Senate Democrats have what they think may be a unique window of opportunity to tame the filibuster power that the Republican minority has used so effectively in recent years to foil the Democratic agenda.
Normally, it takes a two-thirds majority to change Senate rules, one reason the filibuster system that has contributed to Senate paralysis hasn't been touched since 1975. But on the first day of a new session, a simple majority is enough to change rules and on Wednesday Sen. Tom Udall, D-N.M., plans to take advantage of that to alter the way the Senate operates.
It's uncertain that he will succeed. Republicans are adamantly opposed to ceding their minority rights and some Democrats as well, looking ahead a mere two years when there's a real chance they will be in the minority, want to make sure they'll still have the filibuster weapon in their legislative arsenal.
It now appears that Sen. Majority Leader Harry Reid will resort to the unusual tactic of prolonging the first legislative day of the session until after the Senate returns from its Martin Luther King week recess, giving those involved in the issue more time to work on a compromise.
Udall's proposal already falls short of ending all filibusters. It would eliminate the practice of "secret holds" where a single senator can anonymously block a bill or nomination from reaching the floor and end the use of filibusters to prevent a bill from being taken up.
It would also require those waging a filibuster to stay on the floor and actually debate the bill, a la Jimmy Stewart in the 1939 movie "Mr. Smith Goes to Washington." Udall would also guarantee the minority the right to offer a certain amount of amendments to bills.
The plan, Udall said in a statement, will "pull back the curtain on the endless obstruction and secret holds in the Senate that serve no other purpose than to score political points."
Sen. Michael Bennet, D-Colo., another relatively new member of the Senate disaffected by the partisan gamesmanship, has a similar plan to curtail holds and filibusters. Bennet, like Senate veteran Tom Harkin, D-Iowa, a longtime proponent of filibuster reform, would also reduce the number of senators needed to end debate as the filibuster drags on.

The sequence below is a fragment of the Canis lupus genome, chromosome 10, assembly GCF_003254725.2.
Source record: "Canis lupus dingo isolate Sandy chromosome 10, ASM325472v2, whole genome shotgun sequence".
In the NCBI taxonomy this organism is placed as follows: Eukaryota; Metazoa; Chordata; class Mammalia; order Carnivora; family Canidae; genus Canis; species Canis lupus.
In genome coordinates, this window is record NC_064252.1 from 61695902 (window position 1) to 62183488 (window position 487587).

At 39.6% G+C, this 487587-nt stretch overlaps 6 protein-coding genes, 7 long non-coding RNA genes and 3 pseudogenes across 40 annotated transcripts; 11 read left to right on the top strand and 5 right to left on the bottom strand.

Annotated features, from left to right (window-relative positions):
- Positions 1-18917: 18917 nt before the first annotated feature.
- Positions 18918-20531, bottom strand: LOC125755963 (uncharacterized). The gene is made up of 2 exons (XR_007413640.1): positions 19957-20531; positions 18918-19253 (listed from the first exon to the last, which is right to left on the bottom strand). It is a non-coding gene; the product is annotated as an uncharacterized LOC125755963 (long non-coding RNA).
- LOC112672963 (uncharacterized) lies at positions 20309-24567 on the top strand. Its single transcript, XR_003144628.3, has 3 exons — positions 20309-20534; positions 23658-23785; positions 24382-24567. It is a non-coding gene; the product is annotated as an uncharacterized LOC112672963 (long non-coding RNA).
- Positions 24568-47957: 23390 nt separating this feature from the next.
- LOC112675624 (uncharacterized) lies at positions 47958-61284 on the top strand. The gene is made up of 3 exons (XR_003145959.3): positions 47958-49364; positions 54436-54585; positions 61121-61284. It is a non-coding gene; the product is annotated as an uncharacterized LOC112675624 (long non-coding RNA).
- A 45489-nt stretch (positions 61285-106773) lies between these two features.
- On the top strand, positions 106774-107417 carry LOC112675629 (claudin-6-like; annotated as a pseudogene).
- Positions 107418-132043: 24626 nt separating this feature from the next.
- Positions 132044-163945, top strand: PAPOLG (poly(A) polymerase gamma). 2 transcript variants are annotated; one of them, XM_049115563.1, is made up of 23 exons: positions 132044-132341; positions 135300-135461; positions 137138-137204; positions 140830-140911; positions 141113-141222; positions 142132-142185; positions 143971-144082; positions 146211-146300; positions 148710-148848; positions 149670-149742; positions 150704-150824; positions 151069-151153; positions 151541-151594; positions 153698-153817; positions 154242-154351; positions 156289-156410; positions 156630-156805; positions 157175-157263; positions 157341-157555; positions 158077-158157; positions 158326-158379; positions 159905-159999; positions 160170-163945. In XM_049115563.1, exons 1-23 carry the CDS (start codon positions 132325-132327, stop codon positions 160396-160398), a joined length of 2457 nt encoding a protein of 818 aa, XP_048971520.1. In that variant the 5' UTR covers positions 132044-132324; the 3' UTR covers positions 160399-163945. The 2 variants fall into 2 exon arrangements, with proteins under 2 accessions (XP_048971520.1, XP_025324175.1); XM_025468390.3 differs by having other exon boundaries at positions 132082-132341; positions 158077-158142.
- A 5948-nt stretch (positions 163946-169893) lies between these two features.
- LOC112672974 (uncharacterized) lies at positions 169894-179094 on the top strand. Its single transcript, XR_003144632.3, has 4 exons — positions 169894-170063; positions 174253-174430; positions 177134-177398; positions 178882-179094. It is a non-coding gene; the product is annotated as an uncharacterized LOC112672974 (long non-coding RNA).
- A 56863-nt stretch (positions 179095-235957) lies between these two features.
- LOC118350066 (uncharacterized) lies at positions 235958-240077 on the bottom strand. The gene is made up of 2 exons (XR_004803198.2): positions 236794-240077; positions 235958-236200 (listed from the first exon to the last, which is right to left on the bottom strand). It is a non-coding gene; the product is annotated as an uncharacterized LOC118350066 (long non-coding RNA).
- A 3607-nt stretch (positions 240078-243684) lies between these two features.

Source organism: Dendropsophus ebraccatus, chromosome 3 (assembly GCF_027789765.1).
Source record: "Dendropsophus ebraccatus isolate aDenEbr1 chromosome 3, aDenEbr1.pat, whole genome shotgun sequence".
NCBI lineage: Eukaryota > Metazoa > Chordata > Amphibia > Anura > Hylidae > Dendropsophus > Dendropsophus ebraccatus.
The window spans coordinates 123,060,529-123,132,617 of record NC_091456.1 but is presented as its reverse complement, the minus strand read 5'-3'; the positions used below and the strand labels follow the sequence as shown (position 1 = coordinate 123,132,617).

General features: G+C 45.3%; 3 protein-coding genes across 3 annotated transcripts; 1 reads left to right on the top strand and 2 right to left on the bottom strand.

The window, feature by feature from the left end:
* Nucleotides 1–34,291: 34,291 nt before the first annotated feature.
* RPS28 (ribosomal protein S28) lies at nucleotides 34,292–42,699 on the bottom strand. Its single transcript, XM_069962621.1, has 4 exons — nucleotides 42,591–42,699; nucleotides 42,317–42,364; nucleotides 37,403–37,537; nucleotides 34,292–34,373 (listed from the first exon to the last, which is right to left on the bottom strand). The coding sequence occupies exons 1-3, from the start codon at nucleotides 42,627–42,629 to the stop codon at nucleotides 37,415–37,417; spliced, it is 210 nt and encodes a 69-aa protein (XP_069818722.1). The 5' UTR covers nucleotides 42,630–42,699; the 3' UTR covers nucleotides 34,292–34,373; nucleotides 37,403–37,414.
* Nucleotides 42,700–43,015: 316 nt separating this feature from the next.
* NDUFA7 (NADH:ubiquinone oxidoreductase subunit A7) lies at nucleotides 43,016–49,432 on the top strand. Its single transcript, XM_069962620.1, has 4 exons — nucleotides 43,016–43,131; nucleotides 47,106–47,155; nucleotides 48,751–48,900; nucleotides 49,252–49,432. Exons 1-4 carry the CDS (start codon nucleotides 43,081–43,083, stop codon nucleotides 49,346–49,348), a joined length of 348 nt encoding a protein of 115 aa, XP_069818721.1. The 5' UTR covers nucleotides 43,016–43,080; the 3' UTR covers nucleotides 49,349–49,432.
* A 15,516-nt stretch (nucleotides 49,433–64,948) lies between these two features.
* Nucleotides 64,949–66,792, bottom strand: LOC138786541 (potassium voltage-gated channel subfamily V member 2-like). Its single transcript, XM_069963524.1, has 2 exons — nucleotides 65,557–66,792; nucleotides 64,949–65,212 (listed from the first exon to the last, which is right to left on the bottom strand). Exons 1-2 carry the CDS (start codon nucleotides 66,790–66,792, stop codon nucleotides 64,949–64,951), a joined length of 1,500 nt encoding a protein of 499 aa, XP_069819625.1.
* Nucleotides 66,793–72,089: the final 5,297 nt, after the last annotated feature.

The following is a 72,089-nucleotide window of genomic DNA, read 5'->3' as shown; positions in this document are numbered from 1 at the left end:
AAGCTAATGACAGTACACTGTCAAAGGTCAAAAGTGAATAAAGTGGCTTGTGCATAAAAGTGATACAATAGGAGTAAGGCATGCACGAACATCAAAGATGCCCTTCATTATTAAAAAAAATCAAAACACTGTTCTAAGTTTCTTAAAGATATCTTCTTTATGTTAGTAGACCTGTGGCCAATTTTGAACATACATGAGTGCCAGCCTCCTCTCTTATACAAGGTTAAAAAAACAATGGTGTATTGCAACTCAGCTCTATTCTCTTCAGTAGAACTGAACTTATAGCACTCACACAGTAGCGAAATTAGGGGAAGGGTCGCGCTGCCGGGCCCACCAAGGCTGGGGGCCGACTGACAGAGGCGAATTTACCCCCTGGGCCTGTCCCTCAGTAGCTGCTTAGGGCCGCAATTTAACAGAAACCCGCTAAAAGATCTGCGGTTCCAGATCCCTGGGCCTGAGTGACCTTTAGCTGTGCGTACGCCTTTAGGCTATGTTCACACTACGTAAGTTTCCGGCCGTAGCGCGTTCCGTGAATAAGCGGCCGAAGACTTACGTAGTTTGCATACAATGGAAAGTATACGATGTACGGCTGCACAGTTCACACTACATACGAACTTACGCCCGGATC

It now takes 60 votes to overcome opposition to advancing a bill to the floor or cutting off debate and bringing it to a final vote. That gives a minority with at least 41 united members near veto power over legislation and makes the Senate a far different body from the House, where simple majorities rule and the majority party can usually get its way.
Senate records show that the chamber took 91 votes in the two-year session that just ended to stop filibusters. That compares to 54 in the 2005-2006 period when Republicans were in control and two during the eight years that Dwight Eisenhower was president in the 1950s when the two parties traded control.
Once a procedure used mainly to stop civil rights legislation, it's "now used regularly to block debate on any issue under the sun," said Bob Edgar, president of the good government group Common Cause. He said it was the opinion of his organization that the filibuster was "unconstitutional and un-American. It's really destroying our democratic tradition."
Nan Aron, president of the Alliance for Justice, said a consequence of GOP obstruction of President Barack Obama's judicial system nominees is that one out of every nine seats for federal judges is now vacant.
But Republicans argue that they are only defending themselves against Democratic tactics of limiting amendments and debate time on bills.
"The demise of the Senate is not because Republicans seek to filibuster," Sen. Lamar Alexander, R-Tenn., said in prepared remarks to the Heritage Foundation Tuesday. "The real obstructionists have been the Democratic majority which, for an unprecedented number of times, used their majority advantage to limit debate, not to allow amendments and to bypass the normal committee consideration of legislation."
Republicans on Tuesday also came out with a long list of past statements from Democrats, including from then-Sen. Obama, then-Sen. Joe Biden and Reid, defending the Senate tradition of filibusters. Many were from 2005 when Democrats vociferously objected to a proposal by then-Majority Leader Bill Frist, R-Tenn., to eliminate the use of filibusters on judicial nominees.
Back then, a bipartisan group of senators came together to work out a compromise on moving nominees more quickly. It remains to be seen if there's the will to find common ground on the issue again.